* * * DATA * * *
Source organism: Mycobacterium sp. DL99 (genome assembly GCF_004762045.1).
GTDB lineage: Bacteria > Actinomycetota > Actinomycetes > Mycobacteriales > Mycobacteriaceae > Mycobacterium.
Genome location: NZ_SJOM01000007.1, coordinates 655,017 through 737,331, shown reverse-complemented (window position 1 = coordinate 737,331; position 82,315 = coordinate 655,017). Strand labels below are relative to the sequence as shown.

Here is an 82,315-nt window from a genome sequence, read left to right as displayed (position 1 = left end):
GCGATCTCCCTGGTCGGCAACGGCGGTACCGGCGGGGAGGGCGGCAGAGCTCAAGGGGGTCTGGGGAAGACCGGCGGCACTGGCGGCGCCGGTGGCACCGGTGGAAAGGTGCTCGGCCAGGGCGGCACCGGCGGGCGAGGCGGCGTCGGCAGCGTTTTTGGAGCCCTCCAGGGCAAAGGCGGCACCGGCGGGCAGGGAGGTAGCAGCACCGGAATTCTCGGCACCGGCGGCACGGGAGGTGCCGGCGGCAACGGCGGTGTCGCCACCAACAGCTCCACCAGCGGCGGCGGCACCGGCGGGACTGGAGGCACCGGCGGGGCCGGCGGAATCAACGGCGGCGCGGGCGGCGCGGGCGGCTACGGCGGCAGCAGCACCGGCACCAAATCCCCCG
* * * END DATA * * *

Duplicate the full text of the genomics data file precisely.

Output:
Source organism: Mycobacterium sp. DL99 (genome assembly GCF_004762045.1).
GTDB lineage: Bacteria > Actinomycetota > Actinomycetes > Mycobacteriales > Mycobacteriaceae > Mycobacterium.
Genome location: NZ_SJOM01000007.1, coordinates 655,017 through 737,331, shown reverse-complemented (window position 1 = coordinate 737,331; position 82,315 = coordinate 655,017). Strand labels below are relative to the sequence as shown.

Here is an 82,315-nt window from a genome sequence, read left to right as displayed (position 1 = left end):
GCGATCTCCCTGGTCGGCAACGGCGGTACCGGCGGGGAGGGCGGCAGAGCTCAAGGGGGTCTGGGGAAGACCGGCGGCACTGGCGGCGCCGGTGGCACCGGTGGAAAGGTGCTCGGCCAGGGCGGCACCGGCGGGCGAGGCGGCGTCGGCAGCGTTTTTGGAGCCCTCCAGGGCAAAGGCGGCACCGGCGGGCAGGGAGGTAGCAGCACCGGAATTCTCGGCACCGGCGGCACGGGAGGTGCCGGCGGCAACGGCGGTGTCGCCACCAACAGCTCCACCAGCGGCGGCGGCACCGGCGGGACTGGAGGCACCGGCGGGGCCGGCGGAATCAACGGCGGCGCGGGCGGCGCGGGCGGCTACGGCGGCAGCAGCACCGGCACCAAATCCCCCG